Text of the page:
There are only a few types of business insurance that are actually required under federal law; workers’ compensation, disability, and unemployment. Certain states might have additional requirements for operating in their jurisdiction, but those three are the main ones that every business is required by law to have (no matter where they’re located).
General liability insurance isn’t required under federal law, however, it’s one of the most valuable types of insurance a company can have. This is especially true in the United States, where lawsuit culture is as rampant as gun culture. The market capacity of the liability insurance industry is valued at over three billion dollars (and the US is responsible for a large percentage of that total capacity).
You should realize by now the importance of having liability insurance, but how do you start the process? Are there different types of coverages your business is going to need? What about premium costs? Does your business have the budget for the coverage it requires? All pertinent questions and all of them are answered in the following sections.
Liability Basics: Why Your Business Needs Protection
There are more than one million registered attorneys in the US, and more than 40 million lawsuits file every single year (a lot of which are filed against small businesses). What does this mean for your business? Well, if you haven’t already figured it out – it means that you’re vulnerable to lawsuits.
No matter what industry you’re in, where you’re located, or how large your company is – there is an inherent level of risk involved in operating a business in the US. Luckily, general liability insurance exists for this very reason (i.e. to protect your business from lawsuits).
In the most simple terms possible; general liability insurance provides your business with protection from lawsuits filed against it by third parties (e.g. customers, vendors, or anyone else affected by some aspect of your business’s operation). If your business operates in a particularly risk-prone industry, it will need to have more coverage than a business without the same level of risk.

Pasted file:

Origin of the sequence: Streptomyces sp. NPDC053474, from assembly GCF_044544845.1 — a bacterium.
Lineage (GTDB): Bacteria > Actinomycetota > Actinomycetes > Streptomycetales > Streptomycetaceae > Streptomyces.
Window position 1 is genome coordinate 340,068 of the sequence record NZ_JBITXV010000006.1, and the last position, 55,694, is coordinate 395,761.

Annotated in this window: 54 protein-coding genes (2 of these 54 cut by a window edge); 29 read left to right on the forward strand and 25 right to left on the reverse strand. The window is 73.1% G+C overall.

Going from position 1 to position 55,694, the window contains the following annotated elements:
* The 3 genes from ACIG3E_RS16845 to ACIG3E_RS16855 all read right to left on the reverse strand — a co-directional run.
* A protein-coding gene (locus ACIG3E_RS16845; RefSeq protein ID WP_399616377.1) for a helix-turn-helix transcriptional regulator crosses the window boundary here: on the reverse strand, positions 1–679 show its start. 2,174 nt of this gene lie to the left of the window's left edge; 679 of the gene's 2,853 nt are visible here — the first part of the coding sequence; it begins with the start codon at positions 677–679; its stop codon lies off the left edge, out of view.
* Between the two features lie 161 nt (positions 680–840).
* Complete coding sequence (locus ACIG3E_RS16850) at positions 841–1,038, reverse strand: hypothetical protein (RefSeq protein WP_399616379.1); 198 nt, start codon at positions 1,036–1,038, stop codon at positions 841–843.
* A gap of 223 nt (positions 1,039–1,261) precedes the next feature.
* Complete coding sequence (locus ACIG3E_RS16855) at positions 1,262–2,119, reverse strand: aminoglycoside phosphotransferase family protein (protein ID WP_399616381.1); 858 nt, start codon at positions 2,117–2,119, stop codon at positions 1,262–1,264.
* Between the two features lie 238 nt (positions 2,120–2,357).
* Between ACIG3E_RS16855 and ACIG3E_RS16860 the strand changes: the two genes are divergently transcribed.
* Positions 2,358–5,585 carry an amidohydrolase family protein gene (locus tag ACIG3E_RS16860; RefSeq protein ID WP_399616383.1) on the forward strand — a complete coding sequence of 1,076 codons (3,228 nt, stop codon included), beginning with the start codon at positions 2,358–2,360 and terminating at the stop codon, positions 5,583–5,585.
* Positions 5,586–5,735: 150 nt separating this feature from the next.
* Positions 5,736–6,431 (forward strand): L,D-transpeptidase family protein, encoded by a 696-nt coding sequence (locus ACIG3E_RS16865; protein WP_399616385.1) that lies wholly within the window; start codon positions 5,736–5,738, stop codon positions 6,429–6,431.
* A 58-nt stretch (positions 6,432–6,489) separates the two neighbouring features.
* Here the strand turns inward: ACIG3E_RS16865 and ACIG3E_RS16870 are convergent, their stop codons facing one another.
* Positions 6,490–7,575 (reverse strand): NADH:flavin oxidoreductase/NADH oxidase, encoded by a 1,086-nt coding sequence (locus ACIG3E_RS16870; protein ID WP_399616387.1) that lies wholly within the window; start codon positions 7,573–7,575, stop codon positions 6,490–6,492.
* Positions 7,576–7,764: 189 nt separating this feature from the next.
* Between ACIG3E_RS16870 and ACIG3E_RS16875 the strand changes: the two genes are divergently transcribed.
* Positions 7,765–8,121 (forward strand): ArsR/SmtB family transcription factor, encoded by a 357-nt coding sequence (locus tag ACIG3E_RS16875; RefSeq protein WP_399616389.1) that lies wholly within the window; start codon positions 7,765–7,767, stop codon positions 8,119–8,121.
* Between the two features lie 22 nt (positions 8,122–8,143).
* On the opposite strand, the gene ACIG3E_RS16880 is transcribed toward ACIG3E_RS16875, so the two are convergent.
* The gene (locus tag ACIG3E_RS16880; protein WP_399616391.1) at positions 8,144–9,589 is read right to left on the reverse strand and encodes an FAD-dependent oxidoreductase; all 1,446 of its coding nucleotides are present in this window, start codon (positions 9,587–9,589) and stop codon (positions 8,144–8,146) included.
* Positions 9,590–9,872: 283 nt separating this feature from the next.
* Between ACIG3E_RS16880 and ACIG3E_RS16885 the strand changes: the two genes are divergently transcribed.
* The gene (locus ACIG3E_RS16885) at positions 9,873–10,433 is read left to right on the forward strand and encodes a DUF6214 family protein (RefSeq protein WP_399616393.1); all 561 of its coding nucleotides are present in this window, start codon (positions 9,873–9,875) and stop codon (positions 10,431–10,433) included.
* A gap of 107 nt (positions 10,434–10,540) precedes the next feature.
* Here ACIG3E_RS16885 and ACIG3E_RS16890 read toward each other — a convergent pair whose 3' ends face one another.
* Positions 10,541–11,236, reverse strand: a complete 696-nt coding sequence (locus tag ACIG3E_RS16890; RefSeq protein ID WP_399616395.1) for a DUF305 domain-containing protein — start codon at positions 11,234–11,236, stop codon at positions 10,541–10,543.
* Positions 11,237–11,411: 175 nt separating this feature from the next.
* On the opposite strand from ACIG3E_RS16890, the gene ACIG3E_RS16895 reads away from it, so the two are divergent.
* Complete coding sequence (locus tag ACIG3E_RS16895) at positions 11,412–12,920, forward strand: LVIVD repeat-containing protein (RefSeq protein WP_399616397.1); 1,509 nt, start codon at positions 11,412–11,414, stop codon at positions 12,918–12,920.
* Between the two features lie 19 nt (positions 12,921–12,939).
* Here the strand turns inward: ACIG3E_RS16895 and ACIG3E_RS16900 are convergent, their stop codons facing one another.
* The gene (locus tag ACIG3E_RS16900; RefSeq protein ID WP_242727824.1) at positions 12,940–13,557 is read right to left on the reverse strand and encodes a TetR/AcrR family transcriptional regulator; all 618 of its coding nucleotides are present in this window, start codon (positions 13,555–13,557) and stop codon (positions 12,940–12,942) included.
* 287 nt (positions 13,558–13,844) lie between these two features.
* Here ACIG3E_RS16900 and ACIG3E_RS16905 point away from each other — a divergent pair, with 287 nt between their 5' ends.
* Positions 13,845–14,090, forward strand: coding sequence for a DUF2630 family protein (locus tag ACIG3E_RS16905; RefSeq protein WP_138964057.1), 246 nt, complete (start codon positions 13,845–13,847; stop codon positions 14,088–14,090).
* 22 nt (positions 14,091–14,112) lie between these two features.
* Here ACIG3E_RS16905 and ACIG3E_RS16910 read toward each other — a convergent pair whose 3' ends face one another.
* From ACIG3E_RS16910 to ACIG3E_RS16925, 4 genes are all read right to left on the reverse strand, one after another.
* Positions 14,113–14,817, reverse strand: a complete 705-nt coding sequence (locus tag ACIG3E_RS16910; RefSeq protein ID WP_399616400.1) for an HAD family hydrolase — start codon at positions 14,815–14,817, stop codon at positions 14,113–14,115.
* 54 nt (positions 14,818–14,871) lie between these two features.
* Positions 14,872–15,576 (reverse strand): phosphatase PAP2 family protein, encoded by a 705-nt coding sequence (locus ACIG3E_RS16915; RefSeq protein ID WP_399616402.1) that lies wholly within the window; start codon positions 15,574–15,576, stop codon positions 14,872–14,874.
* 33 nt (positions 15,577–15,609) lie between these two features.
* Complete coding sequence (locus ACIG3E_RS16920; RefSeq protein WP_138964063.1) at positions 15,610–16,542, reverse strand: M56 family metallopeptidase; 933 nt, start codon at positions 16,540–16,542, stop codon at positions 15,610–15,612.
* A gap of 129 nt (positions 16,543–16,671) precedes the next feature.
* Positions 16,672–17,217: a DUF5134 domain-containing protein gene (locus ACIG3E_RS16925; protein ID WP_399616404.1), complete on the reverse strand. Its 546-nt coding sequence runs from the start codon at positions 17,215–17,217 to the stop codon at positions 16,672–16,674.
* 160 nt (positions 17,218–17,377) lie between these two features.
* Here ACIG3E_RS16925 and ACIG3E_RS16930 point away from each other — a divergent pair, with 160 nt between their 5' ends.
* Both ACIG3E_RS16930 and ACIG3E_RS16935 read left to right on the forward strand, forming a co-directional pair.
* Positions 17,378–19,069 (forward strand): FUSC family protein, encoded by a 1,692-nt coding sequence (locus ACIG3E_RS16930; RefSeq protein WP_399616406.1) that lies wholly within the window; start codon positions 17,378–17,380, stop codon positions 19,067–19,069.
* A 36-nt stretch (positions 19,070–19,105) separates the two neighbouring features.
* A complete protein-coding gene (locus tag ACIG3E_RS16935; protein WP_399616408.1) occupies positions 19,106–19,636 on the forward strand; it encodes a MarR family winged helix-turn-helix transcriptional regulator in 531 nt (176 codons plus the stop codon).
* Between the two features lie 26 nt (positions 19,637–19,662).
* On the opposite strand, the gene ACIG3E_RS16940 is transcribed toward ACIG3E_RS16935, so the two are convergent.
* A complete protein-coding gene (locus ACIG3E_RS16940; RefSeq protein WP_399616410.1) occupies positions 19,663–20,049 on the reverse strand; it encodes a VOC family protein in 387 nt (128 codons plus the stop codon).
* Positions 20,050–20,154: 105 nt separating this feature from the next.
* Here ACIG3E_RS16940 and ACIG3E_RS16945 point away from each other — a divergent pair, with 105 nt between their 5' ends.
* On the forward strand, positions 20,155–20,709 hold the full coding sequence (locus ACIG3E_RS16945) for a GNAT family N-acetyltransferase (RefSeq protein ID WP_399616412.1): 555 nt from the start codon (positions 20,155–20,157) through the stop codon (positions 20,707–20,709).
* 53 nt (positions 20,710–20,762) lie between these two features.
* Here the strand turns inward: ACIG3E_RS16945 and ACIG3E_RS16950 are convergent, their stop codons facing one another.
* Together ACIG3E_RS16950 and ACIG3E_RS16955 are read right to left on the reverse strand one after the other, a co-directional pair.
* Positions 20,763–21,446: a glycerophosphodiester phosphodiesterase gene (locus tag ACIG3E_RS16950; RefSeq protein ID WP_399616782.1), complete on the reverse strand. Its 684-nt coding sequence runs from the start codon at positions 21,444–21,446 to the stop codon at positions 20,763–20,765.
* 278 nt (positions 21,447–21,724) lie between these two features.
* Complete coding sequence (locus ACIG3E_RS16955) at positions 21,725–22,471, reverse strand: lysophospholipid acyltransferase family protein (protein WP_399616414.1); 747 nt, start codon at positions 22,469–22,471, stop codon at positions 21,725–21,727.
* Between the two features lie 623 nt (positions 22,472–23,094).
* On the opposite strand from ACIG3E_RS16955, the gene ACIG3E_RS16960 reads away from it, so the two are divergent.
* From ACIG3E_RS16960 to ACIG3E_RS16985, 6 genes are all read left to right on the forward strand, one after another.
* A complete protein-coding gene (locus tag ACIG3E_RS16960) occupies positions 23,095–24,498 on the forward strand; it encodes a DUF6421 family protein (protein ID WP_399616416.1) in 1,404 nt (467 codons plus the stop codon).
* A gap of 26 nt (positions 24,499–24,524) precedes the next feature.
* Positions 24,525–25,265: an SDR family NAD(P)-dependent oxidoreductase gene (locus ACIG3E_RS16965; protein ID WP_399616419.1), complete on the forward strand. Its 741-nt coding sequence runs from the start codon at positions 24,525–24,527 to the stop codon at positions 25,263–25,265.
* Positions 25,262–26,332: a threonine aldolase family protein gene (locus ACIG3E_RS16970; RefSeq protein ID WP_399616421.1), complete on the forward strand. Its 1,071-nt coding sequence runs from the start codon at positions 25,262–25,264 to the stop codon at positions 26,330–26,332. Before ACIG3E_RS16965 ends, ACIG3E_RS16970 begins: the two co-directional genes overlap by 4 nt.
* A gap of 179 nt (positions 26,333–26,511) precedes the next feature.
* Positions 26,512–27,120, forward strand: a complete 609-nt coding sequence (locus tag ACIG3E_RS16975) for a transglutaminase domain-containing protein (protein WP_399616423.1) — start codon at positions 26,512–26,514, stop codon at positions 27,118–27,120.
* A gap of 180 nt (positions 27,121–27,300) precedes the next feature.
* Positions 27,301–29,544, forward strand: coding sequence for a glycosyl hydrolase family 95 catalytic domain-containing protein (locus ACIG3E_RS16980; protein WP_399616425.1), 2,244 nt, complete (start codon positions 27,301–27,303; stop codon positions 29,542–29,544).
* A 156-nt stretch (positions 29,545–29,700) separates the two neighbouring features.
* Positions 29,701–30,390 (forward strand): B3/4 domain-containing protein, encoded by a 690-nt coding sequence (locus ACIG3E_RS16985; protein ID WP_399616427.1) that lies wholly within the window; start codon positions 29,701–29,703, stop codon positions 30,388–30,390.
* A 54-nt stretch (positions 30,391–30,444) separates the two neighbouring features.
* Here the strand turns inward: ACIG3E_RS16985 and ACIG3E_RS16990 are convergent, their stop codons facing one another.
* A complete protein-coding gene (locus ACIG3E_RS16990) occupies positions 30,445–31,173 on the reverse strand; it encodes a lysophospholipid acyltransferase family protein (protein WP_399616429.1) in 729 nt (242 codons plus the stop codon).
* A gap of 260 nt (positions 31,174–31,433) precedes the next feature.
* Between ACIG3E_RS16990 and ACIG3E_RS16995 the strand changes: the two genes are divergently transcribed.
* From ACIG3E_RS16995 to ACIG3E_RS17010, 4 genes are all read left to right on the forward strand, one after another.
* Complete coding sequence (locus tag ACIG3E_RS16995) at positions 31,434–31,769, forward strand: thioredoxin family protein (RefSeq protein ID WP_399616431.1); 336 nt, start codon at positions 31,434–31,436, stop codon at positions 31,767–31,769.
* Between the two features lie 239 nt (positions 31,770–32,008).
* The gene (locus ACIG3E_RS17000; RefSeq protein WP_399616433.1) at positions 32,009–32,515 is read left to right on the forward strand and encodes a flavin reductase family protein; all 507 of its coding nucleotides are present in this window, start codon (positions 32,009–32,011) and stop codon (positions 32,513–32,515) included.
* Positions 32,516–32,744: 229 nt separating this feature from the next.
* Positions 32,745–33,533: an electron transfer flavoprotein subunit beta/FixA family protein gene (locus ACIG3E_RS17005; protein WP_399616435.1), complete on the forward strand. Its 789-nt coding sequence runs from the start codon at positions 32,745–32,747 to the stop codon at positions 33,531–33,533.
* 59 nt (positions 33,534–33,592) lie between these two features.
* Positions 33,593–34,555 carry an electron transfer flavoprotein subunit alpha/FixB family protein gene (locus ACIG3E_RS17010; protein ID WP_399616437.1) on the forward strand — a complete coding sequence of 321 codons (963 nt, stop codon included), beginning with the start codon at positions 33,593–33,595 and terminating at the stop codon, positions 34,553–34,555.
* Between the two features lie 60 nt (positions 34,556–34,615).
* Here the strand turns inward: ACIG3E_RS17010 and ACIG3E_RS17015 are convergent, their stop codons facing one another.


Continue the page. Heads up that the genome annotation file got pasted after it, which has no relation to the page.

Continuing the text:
The majority of small businesses should have a general liability policy (whether you sell products or provide services). In regards to service-related businesses, errors and omissions insurance is another common type of insurance (used to protect businesses from claims of malpractice and/or negligent service). Some states require that service-based businesses have liability and/or errors and omissions insurance.
General Liability Quotes: 3 Aspects to Consider
There are four main things to look out for when comparing quotes between insurers (all of which are covered below). First-time business owners have an especially difficult time trying to decipher insurance quotes.
The sections posted below provide a brief overview of the three main aspects of business insurance quotes (in regards to BOP/liability policies).
There are types of insurance companies: those that are admitted under the state’s insurance department and those that are not. What’s the difference between the two?
Admitted insurance companies are required to follow specific state regulations (in exchange for having the state’s backing should they be unable to financially process a claim).
Non-admitted companies aren’t required to follow state regulations, which means they need to pay higher fees (which typically translates to higher premiums for their customers).
Carrier Rating System
However, the one thing that’s more important than whether or not an insurer is admitted, is what their actual carrier rating is. This rating can range from A all the way to F (similar to school grades). You should always look for an insurance company with the highest rating possible.
Equally as important as finding an insurance provider with a high carrier rating, is finding one that can provide you with the most coverage possible (for an affordable price). Coverage/liability limits are one of the most important aspects to consider when shopping around for a policy.
You can gain a general sense of a policy’s coverage limits by reviewing the quote, but you should also consult with the broker as well (who can provide a deeper level of insight). Generally speaking, policies with minimal coverage typically aren’t as expensive as those with higher levels of coverage.
One way to lower premiums and simultaneously increase your coverage limits is by purchasing an umbrella policy (however this largely depends on which company your policy is under). Keep in mind that different companies have different policies, and not all of them may offer the same level of coverage as the next.